Interest Builds in CSF1R for Targeting Tumor Microenvironment

Jane de Lartigue, PhD
Published: Tuesday, Apr 03, 2018
A growing appreciation of the role of the tumor microenvironment in fostering the development of malignancies is prompting the pursuit of anticancer therapies that target components of this supportive niche as opposed to the tumor itself.

As a class, CSF1R inhibitors have proved mostly disappointing in early clinical trials when used as monotherapy. Researchers believe their true potential can be tapped by combining them with other anticancer drugs, such as immune checkpoint inhibitors. Combinations are being explored in several early-stage clinical trials.

Macrophages in Microenvironment

Tumors do not grow in isolation. They are surrounded by a network of normal cells, tissues, and vasculature that are collectively dubbed the tumor microenvironment. In recent years, it has become increasingly evident that the microenvironment is not merely a bystander in tumor development and progression, that it can be corrupted by the tumor to become an active collaborator (FIGURE 1).1


Figure 1. Cancer Hallmarks in the Microenvironment1

Among the components that make up the tumor microenvironment are many types of immune cells. These cells are part of the antitumor immune response and can help to control tumor growth. However, tumors have developed mechanisms of immunosuppression that blunt the immune cells’ activity and foster tumor growth.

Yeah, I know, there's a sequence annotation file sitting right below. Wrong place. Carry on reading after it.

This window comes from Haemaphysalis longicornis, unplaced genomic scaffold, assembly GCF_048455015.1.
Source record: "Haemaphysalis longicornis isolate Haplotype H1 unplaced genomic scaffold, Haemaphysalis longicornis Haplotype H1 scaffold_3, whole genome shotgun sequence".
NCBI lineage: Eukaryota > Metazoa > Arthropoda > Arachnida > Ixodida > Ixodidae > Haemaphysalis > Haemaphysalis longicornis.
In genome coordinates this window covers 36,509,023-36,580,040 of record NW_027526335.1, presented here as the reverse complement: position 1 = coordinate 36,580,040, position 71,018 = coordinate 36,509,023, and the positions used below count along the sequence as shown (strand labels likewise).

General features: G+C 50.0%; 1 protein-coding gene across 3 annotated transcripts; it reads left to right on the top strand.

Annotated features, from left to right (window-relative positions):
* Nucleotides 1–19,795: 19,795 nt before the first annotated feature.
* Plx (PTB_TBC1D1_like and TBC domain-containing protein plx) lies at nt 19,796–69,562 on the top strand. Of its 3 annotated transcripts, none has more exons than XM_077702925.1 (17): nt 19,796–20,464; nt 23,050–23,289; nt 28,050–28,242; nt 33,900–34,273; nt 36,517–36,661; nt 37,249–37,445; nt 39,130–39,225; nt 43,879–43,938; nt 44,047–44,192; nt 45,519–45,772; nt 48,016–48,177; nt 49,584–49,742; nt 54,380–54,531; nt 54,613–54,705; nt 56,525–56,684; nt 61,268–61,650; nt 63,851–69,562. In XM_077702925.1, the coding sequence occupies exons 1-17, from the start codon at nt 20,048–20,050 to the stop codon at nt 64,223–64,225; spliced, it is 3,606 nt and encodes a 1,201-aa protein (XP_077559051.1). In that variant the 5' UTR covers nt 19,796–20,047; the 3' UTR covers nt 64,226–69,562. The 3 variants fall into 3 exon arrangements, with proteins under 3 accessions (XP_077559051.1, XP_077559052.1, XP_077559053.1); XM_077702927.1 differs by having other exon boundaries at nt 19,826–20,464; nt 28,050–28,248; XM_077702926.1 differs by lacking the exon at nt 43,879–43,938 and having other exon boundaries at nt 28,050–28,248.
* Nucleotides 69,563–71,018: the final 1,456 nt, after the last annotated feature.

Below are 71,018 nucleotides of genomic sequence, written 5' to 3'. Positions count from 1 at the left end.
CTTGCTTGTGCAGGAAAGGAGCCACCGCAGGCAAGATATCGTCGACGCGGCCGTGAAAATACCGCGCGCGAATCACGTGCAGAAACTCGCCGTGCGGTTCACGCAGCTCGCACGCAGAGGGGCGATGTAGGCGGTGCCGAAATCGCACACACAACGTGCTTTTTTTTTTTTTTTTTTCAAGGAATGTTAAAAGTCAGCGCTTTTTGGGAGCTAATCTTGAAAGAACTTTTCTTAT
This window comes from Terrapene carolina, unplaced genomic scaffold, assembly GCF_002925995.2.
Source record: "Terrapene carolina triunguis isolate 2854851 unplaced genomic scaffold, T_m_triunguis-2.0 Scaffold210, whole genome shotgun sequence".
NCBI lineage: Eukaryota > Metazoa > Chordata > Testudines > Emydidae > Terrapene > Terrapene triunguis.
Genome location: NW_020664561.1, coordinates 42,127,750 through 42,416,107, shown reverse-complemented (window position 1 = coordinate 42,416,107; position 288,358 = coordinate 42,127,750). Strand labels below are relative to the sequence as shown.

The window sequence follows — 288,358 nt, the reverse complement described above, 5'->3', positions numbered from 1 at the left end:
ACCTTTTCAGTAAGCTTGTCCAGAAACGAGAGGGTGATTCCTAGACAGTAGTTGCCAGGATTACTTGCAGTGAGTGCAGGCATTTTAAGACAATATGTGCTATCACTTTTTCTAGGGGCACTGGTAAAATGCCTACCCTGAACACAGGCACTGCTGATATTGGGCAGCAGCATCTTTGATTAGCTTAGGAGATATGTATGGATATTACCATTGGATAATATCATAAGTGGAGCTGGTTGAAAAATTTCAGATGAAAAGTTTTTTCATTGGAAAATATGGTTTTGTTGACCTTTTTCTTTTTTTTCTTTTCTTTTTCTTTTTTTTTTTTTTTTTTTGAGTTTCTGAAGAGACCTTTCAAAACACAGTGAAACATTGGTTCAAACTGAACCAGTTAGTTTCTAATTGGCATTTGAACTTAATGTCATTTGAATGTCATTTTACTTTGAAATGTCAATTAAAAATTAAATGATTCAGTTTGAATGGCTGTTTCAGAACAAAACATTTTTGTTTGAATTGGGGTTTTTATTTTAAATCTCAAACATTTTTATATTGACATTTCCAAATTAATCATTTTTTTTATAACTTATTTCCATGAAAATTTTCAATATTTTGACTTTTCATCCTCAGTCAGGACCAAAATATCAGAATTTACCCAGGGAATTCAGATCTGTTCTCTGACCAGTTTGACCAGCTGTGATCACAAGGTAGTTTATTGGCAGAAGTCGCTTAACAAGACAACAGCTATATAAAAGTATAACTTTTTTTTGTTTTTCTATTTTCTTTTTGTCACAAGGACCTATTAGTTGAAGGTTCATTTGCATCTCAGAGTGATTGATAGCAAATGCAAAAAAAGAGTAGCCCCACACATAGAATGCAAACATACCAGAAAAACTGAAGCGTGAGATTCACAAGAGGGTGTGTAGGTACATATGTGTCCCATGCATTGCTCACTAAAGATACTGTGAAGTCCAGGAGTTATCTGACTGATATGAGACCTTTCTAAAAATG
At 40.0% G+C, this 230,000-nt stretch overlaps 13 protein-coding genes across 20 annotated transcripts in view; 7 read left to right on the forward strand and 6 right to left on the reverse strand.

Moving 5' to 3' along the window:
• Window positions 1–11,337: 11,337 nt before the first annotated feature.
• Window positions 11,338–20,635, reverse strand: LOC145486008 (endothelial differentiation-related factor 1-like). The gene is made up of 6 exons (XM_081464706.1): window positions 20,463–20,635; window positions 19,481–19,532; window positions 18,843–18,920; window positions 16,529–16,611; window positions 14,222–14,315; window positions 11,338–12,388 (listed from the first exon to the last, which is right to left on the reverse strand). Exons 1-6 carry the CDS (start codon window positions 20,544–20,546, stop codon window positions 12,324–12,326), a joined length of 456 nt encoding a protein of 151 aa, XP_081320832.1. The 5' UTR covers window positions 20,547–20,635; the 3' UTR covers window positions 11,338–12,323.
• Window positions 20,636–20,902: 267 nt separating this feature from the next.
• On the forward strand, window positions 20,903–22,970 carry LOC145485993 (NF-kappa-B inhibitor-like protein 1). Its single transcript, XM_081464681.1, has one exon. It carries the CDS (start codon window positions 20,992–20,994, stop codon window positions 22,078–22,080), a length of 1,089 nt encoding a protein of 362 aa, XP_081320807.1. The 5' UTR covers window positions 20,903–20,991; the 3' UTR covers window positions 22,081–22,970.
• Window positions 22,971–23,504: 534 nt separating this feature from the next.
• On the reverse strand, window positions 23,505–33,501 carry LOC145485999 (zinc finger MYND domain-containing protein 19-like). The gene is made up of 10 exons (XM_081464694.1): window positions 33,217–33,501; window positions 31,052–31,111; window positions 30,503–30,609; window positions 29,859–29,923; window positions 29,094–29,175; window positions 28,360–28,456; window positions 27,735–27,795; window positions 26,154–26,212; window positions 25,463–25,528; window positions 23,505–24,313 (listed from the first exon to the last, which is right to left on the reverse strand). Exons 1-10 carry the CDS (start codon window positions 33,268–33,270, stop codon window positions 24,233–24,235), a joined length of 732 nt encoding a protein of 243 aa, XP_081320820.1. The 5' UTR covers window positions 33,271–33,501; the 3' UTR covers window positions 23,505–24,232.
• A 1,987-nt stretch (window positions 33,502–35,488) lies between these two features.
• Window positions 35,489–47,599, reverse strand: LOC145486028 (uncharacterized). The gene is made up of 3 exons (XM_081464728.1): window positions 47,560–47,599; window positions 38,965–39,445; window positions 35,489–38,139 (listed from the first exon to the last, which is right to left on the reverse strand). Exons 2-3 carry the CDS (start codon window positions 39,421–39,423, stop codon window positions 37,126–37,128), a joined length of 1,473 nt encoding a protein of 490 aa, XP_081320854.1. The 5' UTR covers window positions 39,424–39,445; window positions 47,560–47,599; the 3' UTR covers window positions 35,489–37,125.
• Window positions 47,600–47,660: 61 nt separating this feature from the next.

Figure 2. Factors Affecting Immune Response

Tumors capitalize on this phenotypic switch by secreting cytokines into the tumor microenvironment that foster the development of M2-like TAMs that promote tumor growth by providing growth factors and proangiogenic molecules and suppressing the antitumor immune response.1,3,4

Central Role of CSF1R

The cells that make up the mononuclear phagocyte system are governed by a number of signaling pathways that translate external environmental cues into cellular activity. Particularly crucial, especially in macrophages, is CSF1R-mediated signaling.
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